During September 2011 Stats SA released a report titled Labour Market Dynamics in SA, 2010. It contains a very useful 6 year comparison of labour data.  The trends are quite clear: as the economy grew over the four years from 2005 to 2008, employment also increased by about 1,1 million jobs.  Then the recession of 2009/10 struck, and employment fell by about 1 million jobs.  Much of the progress made over 4 years was wiped out in two years of recession and its immediate aftermath. 

The Labour Market Dynamics report indicates that in 2010 70% of the labour market consisted of people employed in the formal, non-agricultural sector.  The balance is employed in the informal sector (16.5%), in private households (8.6%) and in agriculture (4.9%).

A particularly shocking finding is that the median income of all those employed (i.e. 50% earn more and 50% less) came to R2 900 per month or less than R36 000 p.a. 

The report also reveals that 30% of employees were members of trade unions and 32,7% had salary increases negotiated through some form of collective bargaining.  About 35% of employees were not entitled to paid leave;  54.2% did not contribute to a pension fund; 68.2% were not entitled to medical aid benefits.  Perhaps most telling of all is that 43% of women were working in jobs that had no provision for maternity leave.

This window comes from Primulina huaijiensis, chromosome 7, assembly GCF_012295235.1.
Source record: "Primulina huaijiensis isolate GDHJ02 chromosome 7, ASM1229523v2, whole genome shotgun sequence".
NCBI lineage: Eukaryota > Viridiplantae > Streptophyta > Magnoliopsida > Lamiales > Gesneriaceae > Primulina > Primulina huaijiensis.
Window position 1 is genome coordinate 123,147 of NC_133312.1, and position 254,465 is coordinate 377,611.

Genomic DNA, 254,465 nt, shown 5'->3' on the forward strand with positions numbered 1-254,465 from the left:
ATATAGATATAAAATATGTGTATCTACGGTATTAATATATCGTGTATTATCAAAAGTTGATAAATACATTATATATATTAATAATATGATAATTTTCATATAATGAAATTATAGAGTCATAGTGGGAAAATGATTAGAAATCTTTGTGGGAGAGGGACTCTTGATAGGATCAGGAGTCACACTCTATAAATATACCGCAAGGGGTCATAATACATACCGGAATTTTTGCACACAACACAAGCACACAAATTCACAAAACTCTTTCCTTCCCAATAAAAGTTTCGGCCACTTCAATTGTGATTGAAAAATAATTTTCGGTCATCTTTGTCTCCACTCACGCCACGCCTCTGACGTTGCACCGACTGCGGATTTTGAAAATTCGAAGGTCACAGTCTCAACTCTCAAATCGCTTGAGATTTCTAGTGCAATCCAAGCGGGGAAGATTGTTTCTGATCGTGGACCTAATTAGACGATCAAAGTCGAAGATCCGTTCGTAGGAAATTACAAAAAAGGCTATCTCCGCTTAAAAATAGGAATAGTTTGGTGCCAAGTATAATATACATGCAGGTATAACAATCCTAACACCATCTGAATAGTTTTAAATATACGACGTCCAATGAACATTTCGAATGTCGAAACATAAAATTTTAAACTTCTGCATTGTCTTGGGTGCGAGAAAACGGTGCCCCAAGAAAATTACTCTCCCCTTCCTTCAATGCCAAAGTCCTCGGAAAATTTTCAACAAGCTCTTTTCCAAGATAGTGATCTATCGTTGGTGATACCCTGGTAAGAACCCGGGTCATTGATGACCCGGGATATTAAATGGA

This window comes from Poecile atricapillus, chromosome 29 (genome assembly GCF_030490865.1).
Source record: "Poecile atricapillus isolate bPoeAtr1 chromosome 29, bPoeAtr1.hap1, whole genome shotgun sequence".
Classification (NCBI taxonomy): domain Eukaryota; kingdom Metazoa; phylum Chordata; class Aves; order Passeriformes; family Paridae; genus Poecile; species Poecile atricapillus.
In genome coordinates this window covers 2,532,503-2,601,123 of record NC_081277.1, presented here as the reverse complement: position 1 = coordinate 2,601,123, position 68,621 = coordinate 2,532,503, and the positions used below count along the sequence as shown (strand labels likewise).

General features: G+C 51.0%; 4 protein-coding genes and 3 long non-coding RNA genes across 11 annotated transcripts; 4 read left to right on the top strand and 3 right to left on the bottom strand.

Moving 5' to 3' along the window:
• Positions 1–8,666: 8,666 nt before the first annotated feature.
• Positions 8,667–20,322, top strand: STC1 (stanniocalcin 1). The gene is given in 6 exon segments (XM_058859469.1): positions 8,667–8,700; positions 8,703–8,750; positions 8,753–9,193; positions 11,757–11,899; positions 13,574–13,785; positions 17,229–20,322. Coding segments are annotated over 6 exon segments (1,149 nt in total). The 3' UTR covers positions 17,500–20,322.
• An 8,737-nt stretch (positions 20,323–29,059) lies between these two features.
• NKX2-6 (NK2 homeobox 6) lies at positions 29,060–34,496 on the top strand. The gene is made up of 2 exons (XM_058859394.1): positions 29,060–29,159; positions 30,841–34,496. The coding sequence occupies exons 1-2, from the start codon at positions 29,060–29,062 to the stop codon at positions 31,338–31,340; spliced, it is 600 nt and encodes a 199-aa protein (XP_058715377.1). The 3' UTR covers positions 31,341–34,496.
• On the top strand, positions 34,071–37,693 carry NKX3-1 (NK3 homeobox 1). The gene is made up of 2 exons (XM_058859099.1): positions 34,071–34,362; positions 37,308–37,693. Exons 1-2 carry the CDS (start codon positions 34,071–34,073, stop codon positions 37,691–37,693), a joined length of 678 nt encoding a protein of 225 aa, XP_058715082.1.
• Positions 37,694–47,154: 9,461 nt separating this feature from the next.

So What?

Clearly, not nearly all employees enjoy high wages and even standard benefits.  No wonder the bigger SA politic is vehemently opposed to across-the-board wage reduction as a way to create jobs.  It is not just the recalcitrance of unions.  In arguing for lower wages, one is asking people earning less than R36 000 p.a. to reduce their income further so that jobs can be created.  Not a very saleable proposition.

I have always found the standard analysis that it is only COSATU who is blocking a change to labour laws an insufficient explanation.  These numbers explain that the recalcitrance sits in the bigger body politic.